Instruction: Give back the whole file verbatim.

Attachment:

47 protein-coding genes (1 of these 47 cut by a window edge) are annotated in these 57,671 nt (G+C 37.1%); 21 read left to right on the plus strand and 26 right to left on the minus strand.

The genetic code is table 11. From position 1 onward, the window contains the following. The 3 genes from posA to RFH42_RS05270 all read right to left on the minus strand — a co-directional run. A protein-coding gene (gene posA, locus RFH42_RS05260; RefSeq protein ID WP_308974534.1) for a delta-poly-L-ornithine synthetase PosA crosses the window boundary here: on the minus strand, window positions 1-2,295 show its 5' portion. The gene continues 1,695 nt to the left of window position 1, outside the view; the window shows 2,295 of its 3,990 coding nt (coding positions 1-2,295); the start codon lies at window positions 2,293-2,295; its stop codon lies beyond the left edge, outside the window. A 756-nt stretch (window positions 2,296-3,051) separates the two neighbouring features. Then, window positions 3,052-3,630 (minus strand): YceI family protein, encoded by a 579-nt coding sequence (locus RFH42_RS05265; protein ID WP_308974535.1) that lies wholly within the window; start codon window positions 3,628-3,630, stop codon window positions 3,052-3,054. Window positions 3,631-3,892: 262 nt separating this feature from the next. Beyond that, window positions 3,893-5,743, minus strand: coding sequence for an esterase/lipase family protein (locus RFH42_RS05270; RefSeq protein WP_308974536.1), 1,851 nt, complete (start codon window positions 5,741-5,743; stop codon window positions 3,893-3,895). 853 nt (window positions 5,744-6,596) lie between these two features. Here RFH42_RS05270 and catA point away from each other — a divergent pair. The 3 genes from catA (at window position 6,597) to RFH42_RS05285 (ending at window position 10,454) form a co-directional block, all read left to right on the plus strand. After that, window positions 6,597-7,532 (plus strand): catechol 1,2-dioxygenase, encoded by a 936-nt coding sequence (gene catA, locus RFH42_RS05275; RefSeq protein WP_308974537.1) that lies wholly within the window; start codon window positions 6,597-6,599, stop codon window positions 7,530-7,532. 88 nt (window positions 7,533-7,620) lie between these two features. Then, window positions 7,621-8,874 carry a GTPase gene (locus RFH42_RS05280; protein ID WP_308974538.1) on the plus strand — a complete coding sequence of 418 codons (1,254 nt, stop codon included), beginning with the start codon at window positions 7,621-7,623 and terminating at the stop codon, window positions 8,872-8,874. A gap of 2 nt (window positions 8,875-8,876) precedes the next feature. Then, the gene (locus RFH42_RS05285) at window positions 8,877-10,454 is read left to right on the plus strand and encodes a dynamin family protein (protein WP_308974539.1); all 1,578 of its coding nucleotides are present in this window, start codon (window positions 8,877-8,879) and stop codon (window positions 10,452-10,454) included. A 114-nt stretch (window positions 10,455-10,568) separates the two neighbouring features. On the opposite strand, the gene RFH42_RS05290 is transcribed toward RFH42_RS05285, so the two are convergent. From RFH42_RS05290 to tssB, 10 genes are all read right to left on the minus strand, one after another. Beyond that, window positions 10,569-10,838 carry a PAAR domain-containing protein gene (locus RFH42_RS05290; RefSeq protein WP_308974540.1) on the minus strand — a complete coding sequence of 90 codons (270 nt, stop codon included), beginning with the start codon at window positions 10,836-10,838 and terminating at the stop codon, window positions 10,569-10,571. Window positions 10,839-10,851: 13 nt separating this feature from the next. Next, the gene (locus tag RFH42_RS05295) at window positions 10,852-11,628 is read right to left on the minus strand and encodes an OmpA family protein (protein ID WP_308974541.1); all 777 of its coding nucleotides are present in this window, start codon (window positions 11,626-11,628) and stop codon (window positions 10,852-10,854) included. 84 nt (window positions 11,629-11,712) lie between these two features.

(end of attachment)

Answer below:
47 protein-coding genes (1 of these 47 cut by a window edge) are annotated in these 57,671 nt (G+C 37.1%); 21 read left to right on the plus strand and 26 right to left on the minus strand.

The genetic code is table 11. From position 1 onward, the window contains the following. The 3 genes from posA to RFH42_RS05270 all read right to left on the minus strand — a co-directional run. A protein-coding gene (gene posA, locus RFH42_RS05260; RefSeq protein ID WP_308974534.1) for a delta-poly-L-ornithine synthetase PosA crosses the window boundary here: on the minus strand, window positions 1-2,295 show its 5' portion. The gene continues 1,695 nt to the left of window position 1, outside the view; the window shows 2,295 of its 3,990 coding nt (coding positions 1-2,295); the start codon lies at window positions 2,293-2,295; its stop codon lies beyond the left edge, outside the window. A 756-nt stretch (window positions 2,296-3,051) separates the two neighbouring features. Then, window positions 3,052-3,630 (minus strand): YceI family protein, encoded by a 579-nt coding sequence (locus RFH42_RS05265; protein ID WP_308974535.1) that lies wholly within the window; start codon window positions 3,628-3,630, stop codon window positions 3,052-3,054. Window positions 3,631-3,892: 262 nt separating this feature from the next. Beyond that, window positions 3,893-5,743, minus strand: coding sequence for an esterase/lipase family protein (locus RFH42_RS05270; RefSeq protein WP_308974536.1), 1,851 nt, complete (start codon window positions 5,741-5,743; stop codon window positions 3,893-3,895). 853 nt (window positions 5,744-6,596) lie between these two features. Here RFH42_RS05270 and catA point away from each other — a divergent pair. The 3 genes from catA (at window position 6,597) to RFH42_RS05285 (ending at window position 10,454) form a co-directional block, all read left to right on the plus strand. After that, window positions 6,597-7,532 (plus strand): catechol 1,2-dioxygenase, encoded by a 936-nt coding sequence (gene catA, locus RFH42_RS05275; RefSeq protein WP_308974537.1) that lies wholly within the window; start codon window positions 6,597-6,599, stop codon window positions 7,530-7,532. 88 nt (window positions 7,533-7,620) lie between these two features. Then, window positions 7,621-8,874 carry a GTPase gene (locus RFH42_RS05280; protein ID WP_308974538.1) on the plus strand — a complete coding sequence of 418 codons (1,254 nt, stop codon included), beginning with the start codon at window positions 7,621-7,623 and terminating at the stop codon, window positions 8,872-8,874. A gap of 2 nt (window positions 8,875-8,876) precedes the next feature. Then, the gene (locus RFH42_RS05285) at window positions 8,877-10,454 is read left to right on the plus strand and encodes a dynamin family protein (protein WP_308974539.1); all 1,578 of its coding nucleotides are present in this window, start codon (window positions 8,877-8,879) and stop codon (window positions 10,452-10,454) included. A 114-nt stretch (window positions 10,455-10,568) separates the two neighbouring features. On the opposite strand, the gene RFH42_RS05290 is transcribed toward RFH42_RS05285, so the two are convergent. From RFH42_RS05290 to tssB, 10 genes are all read right to left on the minus strand, one after another. Beyond that, window positions 10,569-10,838 carry a PAAR domain-containing protein gene (locus RFH42_RS05290; RefSeq protein WP_308974540.1) on the minus strand — a complete coding sequence of 90 codons (270 nt, stop codon included), beginning with the start codon at window positions 10,836-10,838 and terminating at the stop codon, window positions 10,569-10,571. Window positions 10,839-10,851: 13 nt separating this feature from the next. Next, the gene (locus tag RFH42_RS05295) at window positions 10,852-11,628 is read right to left on the minus strand and encodes an OmpA family protein (protein ID WP_308974541.1); all 777 of its coding nucleotides are present in this window, start codon (window positions 11,626-11,628) and stop codon (window positions 10,852-10,854) included. 84 nt (window positions 11,629-11,712) lie between these two features.